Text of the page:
Cover image for Witness in our time : working lives of documentary photographers
Witness in our time : working lives of documentary photographers

Publication Information:
Washington, D.C. : Smithsonian Institution Press, c2000.
Physical Description:
211 p. : illustrations (photographs).
Introduction: Seeing and believing -- Photographers: Hansel Meith : The Depression and the early days of life -- Walter Rosenblum : Lewis Hine, Paul Strand, and the Photo League -- Michelle Vignes : Magnum Photo Agency; The early years -- Wayne Miller : World War II and the family of man -- Peter Magubane : A black photographer in Apartheid South Africa -- Matt Herron : The civil rights movement and the Southern documentary project -- Jull Freedman : Resurrection City -- Mary Ellen Mark : Streetwise photographer -- Earl Dotter : The United Mine Workers -- Susan Meiselas : Central America and Human rights -- Sebastiao Salgado : workers -- Graciela Iturbide : The Indigenous of Mexico -- Antonin Kratochvil : The fall of the Iron Curtain -- Donna Ferrato : Living with the enemy: domestic violence -- Joseph Rodriguez : In the barrio -- Dayanita Singh : A truer India -- Fazal Sheikh : Portrait of a refugee -- Editors and Curators : Gifford Hampshire : The Environmental Protection Agency's project DOCUMERICA -- Peter Howe : Life Magazine and Outtakes -- Colin Jacobson : Independent magazine and Reportage -- Ann Wilkes Tucker : The Museum Context -- Afterword: Witness in our time.
Added Author:


Material Type
Call Number
Item Available
Book 920 WIT 1 1

On Order



Documentary photographers explore the crucial issues and events of our time. Building on the traditions and passions of their predecessors, they are devising new strategies to address the obstacles and opportunities created by rapid media changes and intensified cross-cultural contact.

Reviews 1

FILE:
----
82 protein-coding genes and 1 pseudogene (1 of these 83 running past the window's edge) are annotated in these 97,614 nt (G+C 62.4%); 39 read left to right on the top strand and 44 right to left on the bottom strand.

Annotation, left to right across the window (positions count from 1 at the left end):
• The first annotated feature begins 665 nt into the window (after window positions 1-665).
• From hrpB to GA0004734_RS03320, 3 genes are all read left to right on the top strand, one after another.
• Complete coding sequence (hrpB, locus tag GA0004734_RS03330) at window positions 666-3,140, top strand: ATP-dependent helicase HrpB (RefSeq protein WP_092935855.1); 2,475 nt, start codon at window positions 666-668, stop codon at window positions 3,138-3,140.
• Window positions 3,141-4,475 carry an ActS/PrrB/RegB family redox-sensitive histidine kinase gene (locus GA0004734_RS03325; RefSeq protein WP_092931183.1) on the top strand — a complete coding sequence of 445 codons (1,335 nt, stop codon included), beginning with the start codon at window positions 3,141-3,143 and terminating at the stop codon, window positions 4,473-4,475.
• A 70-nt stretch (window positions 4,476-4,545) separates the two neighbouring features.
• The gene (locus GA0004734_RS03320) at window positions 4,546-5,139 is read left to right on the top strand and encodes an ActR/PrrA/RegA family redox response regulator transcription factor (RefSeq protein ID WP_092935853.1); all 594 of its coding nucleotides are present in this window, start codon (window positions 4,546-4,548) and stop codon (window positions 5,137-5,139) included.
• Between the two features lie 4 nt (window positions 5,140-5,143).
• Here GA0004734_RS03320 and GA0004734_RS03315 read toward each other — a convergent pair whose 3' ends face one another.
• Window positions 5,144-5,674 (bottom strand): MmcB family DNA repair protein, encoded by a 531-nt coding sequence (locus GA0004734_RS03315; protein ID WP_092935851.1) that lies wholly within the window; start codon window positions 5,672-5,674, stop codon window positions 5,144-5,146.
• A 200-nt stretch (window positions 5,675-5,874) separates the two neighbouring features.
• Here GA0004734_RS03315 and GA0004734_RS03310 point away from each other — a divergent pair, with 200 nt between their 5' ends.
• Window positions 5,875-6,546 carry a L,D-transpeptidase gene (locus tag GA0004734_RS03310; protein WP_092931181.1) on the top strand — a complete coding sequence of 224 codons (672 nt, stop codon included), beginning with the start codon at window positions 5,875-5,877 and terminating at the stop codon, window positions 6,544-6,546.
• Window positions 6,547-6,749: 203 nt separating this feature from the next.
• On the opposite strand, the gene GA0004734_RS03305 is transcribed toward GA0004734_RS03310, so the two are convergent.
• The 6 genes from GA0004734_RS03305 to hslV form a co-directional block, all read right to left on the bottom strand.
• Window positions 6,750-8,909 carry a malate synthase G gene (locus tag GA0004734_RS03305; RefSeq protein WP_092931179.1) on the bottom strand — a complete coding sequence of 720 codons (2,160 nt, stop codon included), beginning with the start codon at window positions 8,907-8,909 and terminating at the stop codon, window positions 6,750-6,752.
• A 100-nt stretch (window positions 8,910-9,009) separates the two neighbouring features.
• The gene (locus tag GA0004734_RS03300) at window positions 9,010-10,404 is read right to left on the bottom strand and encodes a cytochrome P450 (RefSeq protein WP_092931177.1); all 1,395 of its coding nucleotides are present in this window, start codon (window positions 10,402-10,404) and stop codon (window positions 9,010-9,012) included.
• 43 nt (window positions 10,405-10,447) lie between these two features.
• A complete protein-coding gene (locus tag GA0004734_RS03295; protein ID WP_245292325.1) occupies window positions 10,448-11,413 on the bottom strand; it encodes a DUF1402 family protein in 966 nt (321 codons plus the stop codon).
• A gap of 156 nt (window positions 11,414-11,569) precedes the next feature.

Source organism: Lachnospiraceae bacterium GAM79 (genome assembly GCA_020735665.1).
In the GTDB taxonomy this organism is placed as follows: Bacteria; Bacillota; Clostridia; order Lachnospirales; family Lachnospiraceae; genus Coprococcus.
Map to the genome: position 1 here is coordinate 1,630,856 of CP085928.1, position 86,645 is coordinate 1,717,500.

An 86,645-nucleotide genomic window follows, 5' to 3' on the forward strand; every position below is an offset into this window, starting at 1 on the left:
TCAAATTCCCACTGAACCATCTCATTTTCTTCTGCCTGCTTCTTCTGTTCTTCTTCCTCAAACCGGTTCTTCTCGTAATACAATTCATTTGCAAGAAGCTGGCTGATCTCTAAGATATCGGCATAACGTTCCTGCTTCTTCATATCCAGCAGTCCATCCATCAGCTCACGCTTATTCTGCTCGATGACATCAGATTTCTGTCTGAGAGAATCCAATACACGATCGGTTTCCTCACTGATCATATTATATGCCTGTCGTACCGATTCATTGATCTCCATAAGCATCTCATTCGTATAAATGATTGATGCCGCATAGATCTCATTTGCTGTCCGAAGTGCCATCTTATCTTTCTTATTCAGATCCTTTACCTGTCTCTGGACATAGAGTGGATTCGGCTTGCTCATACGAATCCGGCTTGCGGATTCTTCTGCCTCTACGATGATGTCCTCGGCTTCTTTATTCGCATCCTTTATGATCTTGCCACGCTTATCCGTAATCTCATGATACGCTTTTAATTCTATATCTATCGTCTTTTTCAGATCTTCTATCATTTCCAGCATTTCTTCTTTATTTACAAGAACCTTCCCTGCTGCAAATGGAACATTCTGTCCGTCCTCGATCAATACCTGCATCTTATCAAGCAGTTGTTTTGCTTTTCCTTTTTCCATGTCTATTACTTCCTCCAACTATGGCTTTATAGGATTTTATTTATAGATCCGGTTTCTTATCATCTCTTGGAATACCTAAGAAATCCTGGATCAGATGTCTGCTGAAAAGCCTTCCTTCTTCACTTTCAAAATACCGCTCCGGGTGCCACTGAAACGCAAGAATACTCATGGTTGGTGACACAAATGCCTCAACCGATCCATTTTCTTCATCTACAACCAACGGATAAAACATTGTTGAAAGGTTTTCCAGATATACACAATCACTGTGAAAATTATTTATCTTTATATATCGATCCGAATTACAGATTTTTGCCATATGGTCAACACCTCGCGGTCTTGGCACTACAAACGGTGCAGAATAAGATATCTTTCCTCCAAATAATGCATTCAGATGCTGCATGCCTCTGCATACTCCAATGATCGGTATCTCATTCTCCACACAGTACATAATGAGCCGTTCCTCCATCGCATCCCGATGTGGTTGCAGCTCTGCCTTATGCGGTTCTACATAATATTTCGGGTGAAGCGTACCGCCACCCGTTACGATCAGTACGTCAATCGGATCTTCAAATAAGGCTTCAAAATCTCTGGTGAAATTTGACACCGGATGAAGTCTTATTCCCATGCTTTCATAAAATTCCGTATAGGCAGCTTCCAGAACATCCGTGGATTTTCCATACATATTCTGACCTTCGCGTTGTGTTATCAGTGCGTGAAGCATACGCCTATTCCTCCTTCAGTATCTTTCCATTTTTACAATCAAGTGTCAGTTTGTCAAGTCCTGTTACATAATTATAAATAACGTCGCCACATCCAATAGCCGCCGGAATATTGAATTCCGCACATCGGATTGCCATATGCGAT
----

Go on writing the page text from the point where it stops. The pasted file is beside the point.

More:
Choice Review

Light (Univ. of California, Berkeley) uses the phrase "a witness to their time" to describe the social documentary photographers highlighted in this outstanding narrative of the lives and works of photographers, editors, and curators. This collection of interviews with many of the most important social documentary photographers of the late 20th century is an impressive work that records the joys and perils of photographers who attempt to document the world around them. Many of the photographers interviewed are not well-known names, but their images resonate with times and places that instantly will be recognizable to most readers. Only a single image accompanies each narrative, but a quick search of the Internet will bring many more images to light and reinforce the importance of this remarkable collection. This second edition (1st ed., 2000) would be excellent for a course on social documentary photography and a great read for anyone interested in the inner workings of the "mind's eye" of a documentary photographer. Light is in his own right an exceptional social documentary photographer, who has made an outstanding effort in compiling this wonderful collection. Summing Up: Highly recommended. Upper-level undergraduates and above; general readers. J. M. King emeritus, University of Georgia